The WGS program is being conducted as a DOD commercial acquisition and as such
is not subject to the same milestone and/or review processes required in other space
acquisition programs. The Air Force reports that 95 percent of satellite content will
be commercial off-the-shelf products. The total budget for purchasing five WGSs is
$1.5 billion. The contract is firm fixed price over 10 years and was awarded to Boeing
Satellite Systems in January 2001. The Air Force purchased the first two satellites in
fiscal year 2002 and the third satellite in fiscal year 2003. It plans to purchase
satellites four and five in fiscal years 2007 and 2008, respectively. The first two WGS
satellites are scheduled for launch in fiscal year 2005, with the third satellite planned
for launch in fiscal year 2006.

Upon first launch into geosynchronous orbit in 2005, WGS will be the DOD’s most
capable and powerful communications satellite. Ultimately, five WGSs will be in
orbit, providing service in both the X- and Ka band-radio frequencies. Each satellite is
expected to have a capacity of at least 2,100 megabits per second. WGS will augment
X-band communications now provided by the Defense Satellite Communications
System (DSCS) and one-way Ka-band service provided by the Global Broadcast
Service (GBS). Additionally, WGS will provide new two-way Ka-band services. These
satellites are not interconnected. They will, however, provide communications
capacity, connectivity, and flexibility for U.S. military forces while maintaining full
interoperability with existing and programmed DSCS and GBS terminals.

Advanced Extremely High Frequency Satellite
The Advanced Extremely High Frequency (AEHF) satellite system is to be DOD’s
next generation of high-speed, secure communication satellites. This satellite system
is intended to replace the existing communications satellites with improved,
survivable, jam-resistant, worldwide, secure communication capabilities at lower

14                                     GAO-04-71R Transformational Satellite Program
launch costs. AEHF is to support the entire range of data rates to provide assured
communications across the entire spectrum of conflict, including nuclear war. AEHF
is also designed to be “backward compatible” with existing satellites, that is, it will
support both low and medium data rates as necessary until an AEHF constellation
with higher data rates becomes available at initial operating capability (two satellites
on orbit). The first satellite is currently planned to launch in 2006 and the second is
scheduled to launch in 2007.

The Air Force is responsible for funding, developing, and producing the AEHF
satellites and the associated ground control systems. The Air Force’s budget for
developing and acquiring the first three AEHF satellites is $4.8 billion. Each service—
Army, Navy, and Air Force—is separately responsible for funding, developing, and
producing its own terminals to communicate with AEHF.

The AEHF program began in August 1998, and the final constellation will be
composed of satellites in geosynchronous orbit that can transmit data to each other
via radio frequency cross links, and communicate with ground stations and
communication terminals carried by air, sea, and ground forces. Each satellite will
have a capacity of about 250 megabits per second. Users communicate with the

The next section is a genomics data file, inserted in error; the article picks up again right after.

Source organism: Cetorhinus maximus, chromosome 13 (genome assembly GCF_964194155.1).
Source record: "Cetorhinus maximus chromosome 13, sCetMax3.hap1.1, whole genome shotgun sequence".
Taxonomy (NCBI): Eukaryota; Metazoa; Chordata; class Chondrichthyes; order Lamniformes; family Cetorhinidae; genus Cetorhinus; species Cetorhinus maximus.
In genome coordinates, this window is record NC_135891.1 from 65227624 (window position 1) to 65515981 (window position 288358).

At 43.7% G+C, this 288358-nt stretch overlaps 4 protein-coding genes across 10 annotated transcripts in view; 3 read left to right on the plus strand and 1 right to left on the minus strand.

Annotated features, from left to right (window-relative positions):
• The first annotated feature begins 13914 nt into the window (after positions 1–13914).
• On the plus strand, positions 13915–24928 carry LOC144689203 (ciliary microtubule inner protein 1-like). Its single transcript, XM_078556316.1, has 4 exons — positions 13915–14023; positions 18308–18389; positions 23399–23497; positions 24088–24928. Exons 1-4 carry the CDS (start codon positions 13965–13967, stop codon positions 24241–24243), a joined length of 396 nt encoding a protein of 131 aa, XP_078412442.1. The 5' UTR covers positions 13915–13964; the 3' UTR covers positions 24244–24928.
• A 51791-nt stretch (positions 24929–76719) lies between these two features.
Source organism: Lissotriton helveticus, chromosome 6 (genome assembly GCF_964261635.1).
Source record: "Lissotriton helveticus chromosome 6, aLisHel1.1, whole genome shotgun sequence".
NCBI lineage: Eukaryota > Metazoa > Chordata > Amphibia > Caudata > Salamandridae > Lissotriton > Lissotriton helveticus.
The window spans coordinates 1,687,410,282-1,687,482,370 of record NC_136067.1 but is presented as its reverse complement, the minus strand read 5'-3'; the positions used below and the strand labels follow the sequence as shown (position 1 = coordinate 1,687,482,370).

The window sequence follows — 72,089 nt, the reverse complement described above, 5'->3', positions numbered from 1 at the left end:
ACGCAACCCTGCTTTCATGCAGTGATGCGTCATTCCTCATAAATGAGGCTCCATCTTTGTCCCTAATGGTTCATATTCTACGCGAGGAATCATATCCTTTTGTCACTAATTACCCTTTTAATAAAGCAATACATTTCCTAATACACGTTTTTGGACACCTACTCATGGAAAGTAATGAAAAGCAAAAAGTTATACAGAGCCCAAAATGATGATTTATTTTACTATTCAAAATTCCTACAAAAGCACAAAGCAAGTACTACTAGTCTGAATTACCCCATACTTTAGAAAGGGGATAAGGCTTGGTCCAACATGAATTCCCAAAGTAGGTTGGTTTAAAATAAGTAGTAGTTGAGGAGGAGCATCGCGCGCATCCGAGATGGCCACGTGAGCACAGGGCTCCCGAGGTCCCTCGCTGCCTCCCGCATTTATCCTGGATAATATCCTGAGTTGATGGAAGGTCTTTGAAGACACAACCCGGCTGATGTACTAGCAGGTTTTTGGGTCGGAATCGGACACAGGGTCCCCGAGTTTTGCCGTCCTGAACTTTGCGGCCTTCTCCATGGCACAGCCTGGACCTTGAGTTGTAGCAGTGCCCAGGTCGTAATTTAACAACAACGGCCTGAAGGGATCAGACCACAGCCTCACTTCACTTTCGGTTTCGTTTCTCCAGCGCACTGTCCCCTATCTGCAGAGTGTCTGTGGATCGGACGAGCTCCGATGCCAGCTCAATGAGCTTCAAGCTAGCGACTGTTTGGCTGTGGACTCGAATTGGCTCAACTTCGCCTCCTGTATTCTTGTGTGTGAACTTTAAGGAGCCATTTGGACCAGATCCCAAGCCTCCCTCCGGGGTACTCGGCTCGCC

satellites through their terminals. The mission control segment provides command
and control that directs the movements and other operations of satellites.

Transformational Satellite Communications
The Transformational Satellite (TSAT) communications system is designed to provide
improved, survivable, jam-resistant, worldwide, secure and general purpose
communications as part of an independent but interoperable set of space-based
systems that will support the National Aeronautics and Space Administration, DOD,
and the intelligence community. TSAT will replace the current satellite system and
supplement AEHF.

The TSAT architecture, requirements, and cost baselines are to be approved in
December 2003. Initial design contracts are to be awarded in December 2003;
therefore, the final configuration of the TSAT system remains to be determined. Air
Force budget documentation for TSAT (funded under the Advanced Wideband
Satellite budget line) shows a total cost of $10.9 billion for purchasing the first five
satellites plus a spare.

The TSAT system will be the key transport mechanism of DOD’s space-based
network communications system, which has individual satellites operating as routers
in space. The TSAT constellation of five satellites will provide continuous
communication coverage from 65 degrees south latitude to 65 degrees north. The
satellites will support communications in the EHF and Ka band radio frequency
bands, in addition to passing communications via lasers. The capacity of each
satellite is expected to be at least 10 times greater than the AEHF satellites. The Air
Force is currently conducting development activities necessary in order to make a

15                                     GAO-04-71R Transformational Satellite Program
decision to start the program in December 2003. The Air Force plans to launch the
first TSAT in fiscal year 2011. The first two satellites will have radio frequency
satellite cross links to engage the AEHF satellites as well as having the laser cross
links; the third through the fifth satellites will have laser cross links only.

Advanced Polar Satellite
The Advance Polar System (APS) is a part of the Air Force’s transformational
communication architecture and is being developed and acquired as part of the
TSAT/APS acquisition program. APS will provide the next generation protected EHF
band, Ka band, and laser satellite communications capability in the north polar region
starting in fiscal year 2012. APS will support strategic as well as tactical users who
require anti-jam and low probability of detection EHF satellite communications. The